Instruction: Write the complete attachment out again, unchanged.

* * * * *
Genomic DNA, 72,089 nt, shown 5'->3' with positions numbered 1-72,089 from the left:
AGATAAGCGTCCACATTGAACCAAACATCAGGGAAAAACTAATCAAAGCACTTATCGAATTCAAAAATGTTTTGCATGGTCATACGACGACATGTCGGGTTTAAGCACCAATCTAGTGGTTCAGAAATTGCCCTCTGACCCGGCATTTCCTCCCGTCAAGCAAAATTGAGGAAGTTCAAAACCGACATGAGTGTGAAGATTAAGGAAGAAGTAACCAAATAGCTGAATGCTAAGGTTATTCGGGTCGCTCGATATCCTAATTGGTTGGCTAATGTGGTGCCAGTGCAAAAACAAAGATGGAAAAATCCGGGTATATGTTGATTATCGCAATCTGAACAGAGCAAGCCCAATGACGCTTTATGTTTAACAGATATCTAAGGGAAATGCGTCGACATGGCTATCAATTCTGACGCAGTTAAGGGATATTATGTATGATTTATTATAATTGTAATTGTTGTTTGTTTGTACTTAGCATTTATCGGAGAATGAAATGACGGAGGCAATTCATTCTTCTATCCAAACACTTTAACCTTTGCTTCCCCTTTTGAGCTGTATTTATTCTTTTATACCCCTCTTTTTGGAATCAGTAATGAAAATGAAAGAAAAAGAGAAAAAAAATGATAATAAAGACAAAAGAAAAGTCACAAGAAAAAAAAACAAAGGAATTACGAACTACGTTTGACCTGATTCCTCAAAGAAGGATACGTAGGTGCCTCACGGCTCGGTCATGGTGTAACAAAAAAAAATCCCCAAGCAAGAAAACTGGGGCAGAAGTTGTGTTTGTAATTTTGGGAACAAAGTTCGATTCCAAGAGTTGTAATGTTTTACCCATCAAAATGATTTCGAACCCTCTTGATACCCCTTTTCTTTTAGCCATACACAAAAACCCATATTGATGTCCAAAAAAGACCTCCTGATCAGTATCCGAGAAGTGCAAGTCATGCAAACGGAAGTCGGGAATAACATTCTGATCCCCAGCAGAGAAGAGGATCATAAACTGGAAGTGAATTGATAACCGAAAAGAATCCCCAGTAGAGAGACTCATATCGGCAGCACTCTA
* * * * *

Genomic DNA, 72,089 nt, shown 5'->3' with positions numbered 1-72,089 from the left:
AGATAAGCGTCCACATTGAACCAAACATCAGGGAAAAACTAATCAAAGCACTTATCGAATTCAAAAATGTTTTGCATGGTCATACGACGACATGTCGGGTTTAAGCACCAATCTAGTGGTTCAGAAATTGCCCTCTGACCCGGCATTTCCTCCCGTCAAGCAAAATTGAGGAAGTTCAAAACCGACATGAGTGTGAAGATTAAGGAAGAAGTAACCAAATAGCTGAATGCTAAGGTTATTCGGGTCGCTCGATATCCTAATTGGTTGGCTAATGTGGTGCCAGTGCAAAAACAAAGATGGAAAAATCCGGGTATATGTTGATTATCGCAATCTGAACAGAGCAAGCCCAATGACGCTTTATGTTTAACAGATATCTAAGGGAAATGCGTCGACATGGCTATCAATTCTGACGCAGTTAAGGGATATTATGTATGATTTATTATAATTGTAATTGTTGTTTGTTTGTACTTAGCATTTATCGGAGAATGAAATGACGGAGGCAATTCATTCTTCTATCCAAACACTTTAACCTTTGCTTCCCCTTTTGAGCTGTATTTATTCTTTTATACCCCTCTTTTTGGAATCAGTAATGAAAATGAAAGAAAAAGAGAAAAAAAATGATAATAAAGACAAAAGAAAAGTCACAAGAAAAAAAAACAAAGGAATTACGAACTACGTTTGACCTGATTCCTCAAAGAAGGATACGTAGGTGCCTCACGGCTCGGTCATGGTGTAACAAAAAAAAATCCCCAAGCAAGAAAACTGGGGCAGAAGTTGTGTTTGTAATTTTGGGAACAAAGTTCGATTCCAAGAGTTGTAATGTTTTACCCATCAAAATGATTTCGAACCCTCTTGATACCCCTTTTCTTTTAGCCATACACAAAAACCCATATTGATGTCCAAAAAAGACCTCCTGATCAGTATCCGAGAAGTGCAAGTCATGCAAACGGAAGTCGGGAATAACATTCTGATCCCCAGCAGAGAAGAGGATCATAAACTGGAAGTGAATTGATAACCGAAAAGAATCCCCAGTAGAGAGACTCATATCGGCAGCACTCTA